First, ALL your sway bar bushings should be cut when they arrive. If not, remove the old bushing you're trying to replace and see how it's cut. Duplicate that. Once that's done, it'll be no problem getting the bushings to fit over the sway bar. In my case, the bushings hadn't been cut and it was a five minute job fixing them once I confirmed I wasn't losing my mind.
I appologize for not seeing this thread. I also appologize for sending out bushings that were not sliced. People, hit me up by email in my signature if I do not pick up a response here. I'm super busy.

Also, keep in mind, sometimes I cut bushings while they are still somewhat green. Which may allow the cut stick back together. But certainly trying to force it over the "eyes" of the bar will pop it open.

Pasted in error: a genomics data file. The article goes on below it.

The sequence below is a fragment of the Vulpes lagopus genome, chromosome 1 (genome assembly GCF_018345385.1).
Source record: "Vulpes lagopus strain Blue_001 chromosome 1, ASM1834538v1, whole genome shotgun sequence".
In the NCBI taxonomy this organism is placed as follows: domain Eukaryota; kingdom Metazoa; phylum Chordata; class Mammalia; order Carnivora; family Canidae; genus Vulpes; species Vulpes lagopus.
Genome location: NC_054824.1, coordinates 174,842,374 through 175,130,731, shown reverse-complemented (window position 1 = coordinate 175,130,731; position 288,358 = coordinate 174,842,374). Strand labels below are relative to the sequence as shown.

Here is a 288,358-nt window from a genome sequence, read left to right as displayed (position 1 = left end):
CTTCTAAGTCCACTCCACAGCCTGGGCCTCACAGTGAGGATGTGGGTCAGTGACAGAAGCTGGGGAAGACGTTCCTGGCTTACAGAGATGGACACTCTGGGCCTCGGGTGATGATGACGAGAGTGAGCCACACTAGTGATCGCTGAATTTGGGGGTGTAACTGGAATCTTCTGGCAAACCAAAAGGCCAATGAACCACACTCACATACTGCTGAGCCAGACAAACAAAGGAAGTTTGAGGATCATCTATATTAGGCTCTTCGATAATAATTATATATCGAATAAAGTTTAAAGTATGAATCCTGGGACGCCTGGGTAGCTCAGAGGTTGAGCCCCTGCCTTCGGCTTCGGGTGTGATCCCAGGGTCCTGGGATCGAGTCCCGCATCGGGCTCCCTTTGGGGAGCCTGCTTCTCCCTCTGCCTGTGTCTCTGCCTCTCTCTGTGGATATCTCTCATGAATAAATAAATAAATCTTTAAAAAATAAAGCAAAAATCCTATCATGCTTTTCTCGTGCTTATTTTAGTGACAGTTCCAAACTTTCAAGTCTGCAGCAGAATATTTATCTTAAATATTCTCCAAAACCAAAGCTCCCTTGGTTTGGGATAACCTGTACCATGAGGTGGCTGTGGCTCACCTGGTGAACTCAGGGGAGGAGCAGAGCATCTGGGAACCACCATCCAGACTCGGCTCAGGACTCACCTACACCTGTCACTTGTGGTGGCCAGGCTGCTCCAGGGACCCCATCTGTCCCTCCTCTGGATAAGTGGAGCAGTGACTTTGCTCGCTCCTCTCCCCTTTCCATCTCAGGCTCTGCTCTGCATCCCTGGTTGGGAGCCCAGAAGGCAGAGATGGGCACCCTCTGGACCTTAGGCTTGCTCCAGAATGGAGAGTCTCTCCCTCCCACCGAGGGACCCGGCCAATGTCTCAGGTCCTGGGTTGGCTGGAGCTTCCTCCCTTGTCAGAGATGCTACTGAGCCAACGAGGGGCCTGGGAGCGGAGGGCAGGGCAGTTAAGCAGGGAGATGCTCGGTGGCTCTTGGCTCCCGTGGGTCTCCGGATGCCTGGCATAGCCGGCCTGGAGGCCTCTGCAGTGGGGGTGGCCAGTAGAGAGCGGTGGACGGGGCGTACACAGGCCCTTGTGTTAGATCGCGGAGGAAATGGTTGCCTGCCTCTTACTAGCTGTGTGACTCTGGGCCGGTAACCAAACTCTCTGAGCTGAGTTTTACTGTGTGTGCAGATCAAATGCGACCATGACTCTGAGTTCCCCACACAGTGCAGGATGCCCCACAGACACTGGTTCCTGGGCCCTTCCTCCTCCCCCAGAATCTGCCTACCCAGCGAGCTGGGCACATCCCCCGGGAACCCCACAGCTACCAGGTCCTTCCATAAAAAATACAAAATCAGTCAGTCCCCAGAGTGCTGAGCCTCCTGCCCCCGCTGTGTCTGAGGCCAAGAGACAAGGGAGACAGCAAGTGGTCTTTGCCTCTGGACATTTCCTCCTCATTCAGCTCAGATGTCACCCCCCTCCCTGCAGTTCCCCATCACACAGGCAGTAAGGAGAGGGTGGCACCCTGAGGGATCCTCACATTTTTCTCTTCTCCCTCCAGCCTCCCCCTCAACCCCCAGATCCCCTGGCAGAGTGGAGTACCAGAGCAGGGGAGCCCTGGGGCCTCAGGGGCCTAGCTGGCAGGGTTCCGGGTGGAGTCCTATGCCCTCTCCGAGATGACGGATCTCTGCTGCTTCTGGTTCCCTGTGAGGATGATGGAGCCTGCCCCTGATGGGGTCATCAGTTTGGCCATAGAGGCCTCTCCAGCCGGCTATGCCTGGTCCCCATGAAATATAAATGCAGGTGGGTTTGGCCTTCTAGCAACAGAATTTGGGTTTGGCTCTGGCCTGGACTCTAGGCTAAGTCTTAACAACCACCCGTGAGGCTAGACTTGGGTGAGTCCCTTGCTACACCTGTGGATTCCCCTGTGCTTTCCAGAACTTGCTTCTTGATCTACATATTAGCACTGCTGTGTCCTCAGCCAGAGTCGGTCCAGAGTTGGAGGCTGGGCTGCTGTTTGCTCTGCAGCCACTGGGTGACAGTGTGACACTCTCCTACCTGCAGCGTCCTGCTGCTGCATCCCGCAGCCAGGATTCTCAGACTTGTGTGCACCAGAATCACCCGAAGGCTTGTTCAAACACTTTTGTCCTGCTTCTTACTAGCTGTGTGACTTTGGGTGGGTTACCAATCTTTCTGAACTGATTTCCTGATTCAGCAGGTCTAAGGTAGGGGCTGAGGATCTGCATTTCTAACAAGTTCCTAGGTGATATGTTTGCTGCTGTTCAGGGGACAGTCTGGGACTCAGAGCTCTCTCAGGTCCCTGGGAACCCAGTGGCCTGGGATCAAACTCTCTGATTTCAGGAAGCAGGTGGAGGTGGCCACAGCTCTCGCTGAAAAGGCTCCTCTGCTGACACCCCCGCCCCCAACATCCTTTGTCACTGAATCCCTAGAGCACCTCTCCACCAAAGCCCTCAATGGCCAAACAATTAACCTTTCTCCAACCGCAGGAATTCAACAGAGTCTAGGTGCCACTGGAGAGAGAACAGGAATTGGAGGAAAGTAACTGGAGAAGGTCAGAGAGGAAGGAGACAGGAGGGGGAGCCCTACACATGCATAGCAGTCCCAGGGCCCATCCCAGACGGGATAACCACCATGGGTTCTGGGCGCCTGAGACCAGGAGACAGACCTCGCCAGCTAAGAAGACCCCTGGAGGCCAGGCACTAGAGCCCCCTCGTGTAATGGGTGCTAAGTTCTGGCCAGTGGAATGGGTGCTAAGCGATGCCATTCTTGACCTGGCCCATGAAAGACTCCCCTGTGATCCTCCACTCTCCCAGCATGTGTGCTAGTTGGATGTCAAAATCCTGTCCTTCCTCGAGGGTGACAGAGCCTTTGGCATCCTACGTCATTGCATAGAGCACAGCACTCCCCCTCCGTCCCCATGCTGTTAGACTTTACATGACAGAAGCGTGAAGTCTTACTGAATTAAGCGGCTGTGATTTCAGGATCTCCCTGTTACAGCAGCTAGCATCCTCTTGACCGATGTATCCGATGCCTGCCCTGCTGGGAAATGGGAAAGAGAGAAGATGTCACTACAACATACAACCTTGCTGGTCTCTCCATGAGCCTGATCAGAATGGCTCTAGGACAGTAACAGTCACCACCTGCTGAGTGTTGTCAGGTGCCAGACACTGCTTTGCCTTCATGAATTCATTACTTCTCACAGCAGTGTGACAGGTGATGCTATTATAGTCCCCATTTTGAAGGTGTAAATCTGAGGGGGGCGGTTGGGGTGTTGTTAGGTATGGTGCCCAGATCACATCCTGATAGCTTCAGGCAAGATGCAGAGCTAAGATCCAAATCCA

:(
 

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I know this is crazy that i have to do this with a car that only has less than 20 k miles, but the ride is pretty unbearable now so I'm going for the easiest fix. I ordered new bushings and now given their size compared to my wife's other other car- a pathfinder, I see the problem: the bars are too small, and the bushings are to small, plus, they grease them.

i watched the video that hokiefyd referred to and it looks like the pipe must be removed , (This question about pipe removal is listed for the front only in the manual and refers to a short section of the front exhaust pipe called the center exhaust pipe rear because its behind the "center exhaust pipe front"): So can anyone who has changed them tell me, if you want to torque the bushing clamps, them is removal of the exhaust pipe necessary? does anyone know which parts i would need in terms of exhaust book says use a new gasket.
thanks,
andrew